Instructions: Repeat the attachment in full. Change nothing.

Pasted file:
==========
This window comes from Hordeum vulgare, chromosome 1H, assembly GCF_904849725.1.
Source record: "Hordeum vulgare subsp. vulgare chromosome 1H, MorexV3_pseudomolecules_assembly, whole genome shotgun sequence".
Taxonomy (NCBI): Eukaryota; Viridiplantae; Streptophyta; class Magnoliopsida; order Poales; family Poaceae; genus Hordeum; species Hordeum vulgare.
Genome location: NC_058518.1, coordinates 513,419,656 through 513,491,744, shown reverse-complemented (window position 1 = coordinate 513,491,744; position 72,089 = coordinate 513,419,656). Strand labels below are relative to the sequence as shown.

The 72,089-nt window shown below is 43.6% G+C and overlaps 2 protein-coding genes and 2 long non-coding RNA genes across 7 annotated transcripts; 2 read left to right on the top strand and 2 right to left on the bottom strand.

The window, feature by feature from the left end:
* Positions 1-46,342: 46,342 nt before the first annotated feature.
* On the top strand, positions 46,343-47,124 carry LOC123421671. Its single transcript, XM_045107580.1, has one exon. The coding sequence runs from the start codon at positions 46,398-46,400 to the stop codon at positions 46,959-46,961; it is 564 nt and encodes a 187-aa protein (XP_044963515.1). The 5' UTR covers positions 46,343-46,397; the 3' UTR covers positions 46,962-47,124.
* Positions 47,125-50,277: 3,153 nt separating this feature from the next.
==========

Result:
This window comes from Hordeum vulgare, chromosome 1H, assembly GCF_904849725.1.
Source record: "Hordeum vulgare subsp. vulgare chromosome 1H, MorexV3_pseudomolecules_assembly, whole genome shotgun sequence".
Taxonomy (NCBI): Eukaryota; Viridiplantae; Streptophyta; class Magnoliopsida; order Poales; family Poaceae; genus Hordeum; species Hordeum vulgare.
Genome location: NC_058518.1, coordinates 513,419,656 through 513,491,744, shown reverse-complemented (window position 1 = coordinate 513,491,744; position 72,089 = coordinate 513,419,656). Strand labels below are relative to the sequence as shown.

The 72,089-nt window shown below is 43.6% G+C and overlaps 2 protein-coding genes and 2 long non-coding RNA genes across 7 annotated transcripts; 2 read left to right on the top strand and 2 right to left on the bottom strand.

The window, feature by feature from the left end:
* Positions 1-46,342: 46,342 nt before the first annotated feature.
* On the top strand, positions 46,343-47,124 carry LOC123421671. Its single transcript, XM_045107580.1, has one exon. The coding sequence runs from the start codon at positions 46,398-46,400 to the stop codon at positions 46,959-46,961; it is 564 nt and encodes a 187-aa protein (XP_044963515.1). The 5' UTR covers positions 46,343-46,397; the 3' UTR covers positions 46,962-47,124.
* Positions 47,125-50,277: 3,153 nt separating this feature from the next.